Microsoft-Yahoo; Macrohoo; Yahsoft?


Microsoft bets the company … again. This time however it’s for real and it’s not hyperbole. And if they loose the bet, then what? Where will they be?

The last few times (.NET, Internet for example) were possibly technical risks and for many other companies there would have been a gamble, but when the rubber hits the road, Microsoft is a pretty solid technology company. But now they find themselves in the midst of a leadership change and conflicting visions. They are wandering. They are not facing technical challenges; they are facing challenges of purpose and there in lies a real challenge for the technically competent geeks in Redmond.

The risk Microsoft faces is essentially being sidestepped. The battle is moving past operating systems and office tools into other areas, such as the social sphere. Microsoft isn’t there. The choice: stick with the tools that built them into one of the largest technology companies in the world or recognize that it’s time to move on and “embrace and extend” other things.

Can they do it? Can the current leadership and the “old timers” see the challenge and re-frame their perspective to see a Microsoft not just built on Windows and Office but on technology–any technology–that helps people do what they want. That is after all what they purport in their advertising.

To answer the question: they have made the first positive move to engage with Yahoo! But can they convince the seemingly unwilling partner and then embrace rather than smother. A real challenge for geeks, which means risk and so there really is a bet.

Groundswell (Incorporating Charlene Li’s Blog): Microsoft’s bid for Yahoo!: What it means

Microsoft laid out the four areas of advantage, namely 1) scale economics of audience and advertisers; 2) R&D capacity; 3) operational efficiencies; and 4) emerging platforms like mobile, video, and social computing. A combined Microsoft/Yahoo/Facebook deal at some point in the future could be the media company of the future.

We believe that they [Yahoo] will do *everything* possible to avoid being acquired. Their most likely savior would be Google, in that Yahoo! would turn over all of its search advertising to Google in exchange for a guarantee. If Google was willing to pay $900 million for MySpace’s search advertising, Yahoo! would get a huge premium. That would be enough cash to bolster Yahoo!’s efforts to reposition its efforts as a portal and display advertising powerhouse.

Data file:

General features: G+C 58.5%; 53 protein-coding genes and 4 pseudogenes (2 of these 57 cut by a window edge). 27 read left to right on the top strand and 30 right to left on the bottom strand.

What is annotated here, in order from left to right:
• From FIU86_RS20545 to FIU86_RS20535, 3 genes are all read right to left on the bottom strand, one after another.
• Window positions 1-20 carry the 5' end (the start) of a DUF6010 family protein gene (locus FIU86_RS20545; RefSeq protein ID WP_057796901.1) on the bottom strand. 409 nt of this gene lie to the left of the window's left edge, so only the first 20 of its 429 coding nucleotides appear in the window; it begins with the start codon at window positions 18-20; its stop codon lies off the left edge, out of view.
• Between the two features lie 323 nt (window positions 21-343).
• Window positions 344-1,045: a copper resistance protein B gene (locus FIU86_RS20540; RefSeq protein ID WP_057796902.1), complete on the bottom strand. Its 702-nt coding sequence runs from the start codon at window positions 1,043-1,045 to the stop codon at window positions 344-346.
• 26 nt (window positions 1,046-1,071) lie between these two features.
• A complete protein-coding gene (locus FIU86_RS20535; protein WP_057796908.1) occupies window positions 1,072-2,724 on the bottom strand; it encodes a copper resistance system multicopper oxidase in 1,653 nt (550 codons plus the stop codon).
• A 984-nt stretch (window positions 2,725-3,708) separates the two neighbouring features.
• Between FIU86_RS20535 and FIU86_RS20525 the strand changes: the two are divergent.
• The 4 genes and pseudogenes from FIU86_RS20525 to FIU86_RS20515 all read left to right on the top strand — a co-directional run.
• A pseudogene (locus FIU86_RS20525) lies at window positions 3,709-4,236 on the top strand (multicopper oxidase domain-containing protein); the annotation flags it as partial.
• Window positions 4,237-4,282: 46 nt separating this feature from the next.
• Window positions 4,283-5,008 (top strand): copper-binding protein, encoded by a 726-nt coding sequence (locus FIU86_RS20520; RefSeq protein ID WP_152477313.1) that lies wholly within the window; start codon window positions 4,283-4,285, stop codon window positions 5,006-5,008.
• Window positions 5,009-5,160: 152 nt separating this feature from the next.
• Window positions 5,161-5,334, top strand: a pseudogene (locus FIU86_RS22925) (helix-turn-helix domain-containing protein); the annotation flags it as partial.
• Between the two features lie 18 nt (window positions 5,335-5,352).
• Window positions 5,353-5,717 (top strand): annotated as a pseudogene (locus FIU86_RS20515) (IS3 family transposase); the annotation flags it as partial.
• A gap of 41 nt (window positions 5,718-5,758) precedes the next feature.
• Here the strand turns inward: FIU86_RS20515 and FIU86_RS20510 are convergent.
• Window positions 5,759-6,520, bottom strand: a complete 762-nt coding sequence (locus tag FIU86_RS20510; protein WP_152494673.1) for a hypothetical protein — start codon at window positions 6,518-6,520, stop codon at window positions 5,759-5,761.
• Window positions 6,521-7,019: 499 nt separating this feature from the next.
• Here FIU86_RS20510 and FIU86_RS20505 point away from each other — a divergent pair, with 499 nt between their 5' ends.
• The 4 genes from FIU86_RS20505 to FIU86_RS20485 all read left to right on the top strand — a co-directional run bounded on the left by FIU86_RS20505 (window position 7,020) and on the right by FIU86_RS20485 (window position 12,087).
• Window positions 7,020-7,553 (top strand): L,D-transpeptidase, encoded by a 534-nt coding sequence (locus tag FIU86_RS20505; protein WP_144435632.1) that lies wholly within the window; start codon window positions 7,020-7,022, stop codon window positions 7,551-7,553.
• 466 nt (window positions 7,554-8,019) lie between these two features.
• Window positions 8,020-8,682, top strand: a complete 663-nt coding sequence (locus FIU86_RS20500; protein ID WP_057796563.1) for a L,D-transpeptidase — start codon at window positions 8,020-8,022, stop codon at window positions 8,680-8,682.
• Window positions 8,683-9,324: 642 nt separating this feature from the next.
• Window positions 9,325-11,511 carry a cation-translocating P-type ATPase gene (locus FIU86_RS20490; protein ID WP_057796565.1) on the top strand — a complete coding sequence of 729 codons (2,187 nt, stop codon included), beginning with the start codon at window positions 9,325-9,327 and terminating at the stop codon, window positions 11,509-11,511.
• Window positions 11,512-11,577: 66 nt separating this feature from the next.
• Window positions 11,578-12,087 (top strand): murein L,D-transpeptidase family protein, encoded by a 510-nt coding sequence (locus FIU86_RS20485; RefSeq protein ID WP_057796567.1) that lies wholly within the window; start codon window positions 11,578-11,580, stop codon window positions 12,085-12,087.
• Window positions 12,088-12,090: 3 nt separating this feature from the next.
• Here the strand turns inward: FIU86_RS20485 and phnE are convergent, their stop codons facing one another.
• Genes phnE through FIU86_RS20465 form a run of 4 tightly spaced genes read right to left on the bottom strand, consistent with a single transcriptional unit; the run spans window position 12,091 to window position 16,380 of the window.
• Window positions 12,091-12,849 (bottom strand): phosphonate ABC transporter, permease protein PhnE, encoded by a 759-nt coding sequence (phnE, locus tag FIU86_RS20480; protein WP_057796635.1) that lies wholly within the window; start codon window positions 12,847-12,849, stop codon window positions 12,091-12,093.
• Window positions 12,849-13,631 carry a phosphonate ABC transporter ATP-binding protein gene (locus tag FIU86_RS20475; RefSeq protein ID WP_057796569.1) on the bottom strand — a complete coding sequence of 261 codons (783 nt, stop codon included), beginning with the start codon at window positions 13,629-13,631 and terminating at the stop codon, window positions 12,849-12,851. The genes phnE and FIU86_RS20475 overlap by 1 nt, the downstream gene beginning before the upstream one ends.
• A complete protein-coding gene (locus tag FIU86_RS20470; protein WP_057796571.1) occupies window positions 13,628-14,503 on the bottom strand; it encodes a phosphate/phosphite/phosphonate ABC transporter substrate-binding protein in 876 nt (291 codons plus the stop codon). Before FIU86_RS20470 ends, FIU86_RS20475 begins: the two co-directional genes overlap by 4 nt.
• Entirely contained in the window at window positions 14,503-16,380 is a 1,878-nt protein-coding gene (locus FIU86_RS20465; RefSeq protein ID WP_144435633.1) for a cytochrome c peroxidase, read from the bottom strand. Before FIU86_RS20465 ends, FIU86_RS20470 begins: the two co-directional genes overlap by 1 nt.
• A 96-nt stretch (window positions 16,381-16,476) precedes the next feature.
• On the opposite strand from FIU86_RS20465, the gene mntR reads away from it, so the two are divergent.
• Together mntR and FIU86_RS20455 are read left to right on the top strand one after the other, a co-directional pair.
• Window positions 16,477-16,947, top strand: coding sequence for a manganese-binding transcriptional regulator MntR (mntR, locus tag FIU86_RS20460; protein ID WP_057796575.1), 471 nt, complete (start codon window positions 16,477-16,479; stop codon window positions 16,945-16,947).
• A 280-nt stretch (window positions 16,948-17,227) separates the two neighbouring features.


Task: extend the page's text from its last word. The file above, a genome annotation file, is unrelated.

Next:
That’s Google real threat — the ability to leverage today’s search relationship into Google Domains and eventually, software as a service that could undermine Microsoft’s long-term position… the acquisition of Yahoo! could well position Microsoft to make a bid for the darling of the moment, Facebook.

Macworld | Analysis: Microsoft-Yahoo merger won’t dethrone Google

Google’s search market share was 58.4 percent in December, while Yahoo and Microsoft combined for almost 33 percent of the market, says Allen Weiner, Gartner’s lead Google analyst. Yahoo holds 22.9 percent and Microsoft 9.8 percent, he says.

Despite Yahoo’s troubles, Microsoft and Yahoo together would have some unique capabilities that might pose a challenge to Google, Microsoft and Yahoo have to look beyond search to things like social networks and other online forums that will provide a more holistic understanding of online behavior Microsoft-Yahoo venture needs a strong leader.

Microsoft CEO Steve Ballmer probably wouldn’t be the guy, because he doesn’t seem to be “the main influencer in the media portion of their business,”

Macworld | Analysis: Yahoo bid could backfire lest Microsoft change its ways

Microsoft’s $44.6 billion offer to purchase Yahoo is a dramatic statement from a company that delayed acknowledging the importance of emerging Web business models for so long, it faced becoming an also-ran in the Web 2.0 economy.But the cultural implications of the move are so tricky that the deal could end up backfiring for both vendors if Microsoft doesn’t take care to learn from its past and use Yahoo to transform its business, not just help bolster its unproven efforts in online advertising and hosted services. Microsoft has never been one to let go of its vision or proprietary interests too easily; when acquiring companies, it usually subsumes the products and services and brands them as its own.

To make the deal a true success, Microsoft also has to prove that it can let go of its entrenched Windows OS and desktop software culture, which had been the anchor keeping Microsoft from moving more quickly against Google and Yahoo in online advertising and services in the first place.Still, some think an entire cultural shift isn’t necessary for Microsoft to make the most out of the deal. David Mitchell Smith, vice president and fellow at Gartner, said Microsoft can leverage Yahoo successfully without changing its usual way of doing things, by keeping the brand and merging the best parts of Yahoo’s Internet business, such as its online content, advertising and search, with its online services efforts.

Electronista | Yahoo deal really Microsoft threat?

The search engine giant is allegedly investigating “any other option but Microsoft” as a possible partner or buyout candidate, Swisher says. The purported tip also suggests that Yahoo chief Jerry Yang has rejected multiple private attempts in the past and that other top staffers at the company consider Microsoft’s move a thinly-veiled hostile takeover.


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